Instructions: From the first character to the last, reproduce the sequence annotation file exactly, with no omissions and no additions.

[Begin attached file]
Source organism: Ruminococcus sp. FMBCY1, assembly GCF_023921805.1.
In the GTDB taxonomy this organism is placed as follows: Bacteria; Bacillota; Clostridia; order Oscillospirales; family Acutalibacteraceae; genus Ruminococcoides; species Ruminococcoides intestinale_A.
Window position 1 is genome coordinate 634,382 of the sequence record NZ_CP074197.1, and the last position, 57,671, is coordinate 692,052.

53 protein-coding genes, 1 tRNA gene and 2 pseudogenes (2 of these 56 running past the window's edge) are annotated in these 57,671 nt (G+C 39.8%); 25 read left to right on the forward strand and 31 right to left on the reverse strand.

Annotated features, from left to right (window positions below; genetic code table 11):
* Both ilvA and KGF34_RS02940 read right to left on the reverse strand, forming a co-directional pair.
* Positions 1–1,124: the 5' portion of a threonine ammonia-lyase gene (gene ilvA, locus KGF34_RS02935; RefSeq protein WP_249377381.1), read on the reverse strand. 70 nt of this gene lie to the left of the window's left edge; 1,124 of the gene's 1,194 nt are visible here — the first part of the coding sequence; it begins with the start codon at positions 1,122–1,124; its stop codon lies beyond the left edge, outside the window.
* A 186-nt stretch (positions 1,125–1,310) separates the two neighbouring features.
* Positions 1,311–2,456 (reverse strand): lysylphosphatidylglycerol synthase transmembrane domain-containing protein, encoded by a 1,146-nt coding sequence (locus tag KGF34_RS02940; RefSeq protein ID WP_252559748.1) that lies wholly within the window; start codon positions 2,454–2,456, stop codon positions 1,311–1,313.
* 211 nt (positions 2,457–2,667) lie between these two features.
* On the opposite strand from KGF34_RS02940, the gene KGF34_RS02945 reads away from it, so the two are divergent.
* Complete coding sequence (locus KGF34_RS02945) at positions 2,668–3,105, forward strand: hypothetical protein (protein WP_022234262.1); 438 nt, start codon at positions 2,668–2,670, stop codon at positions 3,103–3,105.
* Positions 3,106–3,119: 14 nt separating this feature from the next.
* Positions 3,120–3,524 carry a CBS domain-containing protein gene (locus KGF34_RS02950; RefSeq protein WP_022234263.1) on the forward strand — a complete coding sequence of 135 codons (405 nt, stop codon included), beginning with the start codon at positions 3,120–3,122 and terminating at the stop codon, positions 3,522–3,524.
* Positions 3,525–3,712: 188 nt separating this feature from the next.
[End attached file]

Source organism: Ruminococcus sp. FMBCY1, assembly GCF_023921805.1.
In the GTDB taxonomy this organism is placed as follows: Bacteria; Bacillota; Clostridia; order Oscillospirales; family Acutalibacteraceae; genus Ruminococcoides; species Ruminococcoides intestinale_A.
Window position 1 is genome coordinate 634,382 of the sequence record NZ_CP074197.1, and the last position, 57,671, is coordinate 692,052.

53 protein-coding genes, 1 tRNA gene and 2 pseudogenes (2 of these 56 running past the window's edge) are annotated in these 57,671 nt (G+C 39.8%); 25 read left to right on the forward strand and 31 right to left on the reverse strand.

Annotated features, from left to right (window positions below; genetic code table 11):
* Both ilvA and KGF34_RS02940 read right to left on the reverse strand, forming a co-directional pair.
* Positions 1–1,124: the 5' portion of a threonine ammonia-lyase gene (gene ilvA, locus KGF34_RS02935; RefSeq protein WP_249377381.1), read on the reverse strand. 70 nt of this gene lie to the left of the window's left edge; 1,124 of the gene's 1,194 nt are visible here — the first part of the coding sequence; it begins with the start codon at positions 1,122–1,124; its stop codon lies beyond the left edge, outside the window.
* A 186-nt stretch (positions 1,125–1,310) separates the two neighbouring features.
* Positions 1,311–2,456 (reverse strand): lysylphosphatidylglycerol synthase transmembrane domain-containing protein, encoded by a 1,146-nt coding sequence (locus tag KGF34_RS02940; RefSeq protein ID WP_252559748.1) that lies wholly within the window; start codon positions 2,454–2,456, stop codon positions 1,311–1,313.
* 211 nt (positions 2,457–2,667) lie between these two features.
* On the opposite strand from KGF34_RS02940, the gene KGF34_RS02945 reads away from it, so the two are divergent.
* Complete coding sequence (locus KGF34_RS02945) at positions 2,668–3,105, forward strand: hypothetical protein (protein WP_022234262.1); 438 nt, start codon at positions 2,668–2,670, stop codon at positions 3,103–3,105.
* Positions 3,106–3,119: 14 nt separating this feature from the next.
* Positions 3,120–3,524 carry a CBS domain-containing protein gene (locus KGF34_RS02950; RefSeq protein WP_022234263.1) on the forward strand — a complete coding sequence of 135 codons (405 nt, stop codon included), beginning with the start codon at positions 3,120–3,122 and terminating at the stop codon, positions 3,522–3,524.
* Positions 3,525–3,712: 188 nt separating this feature from the next.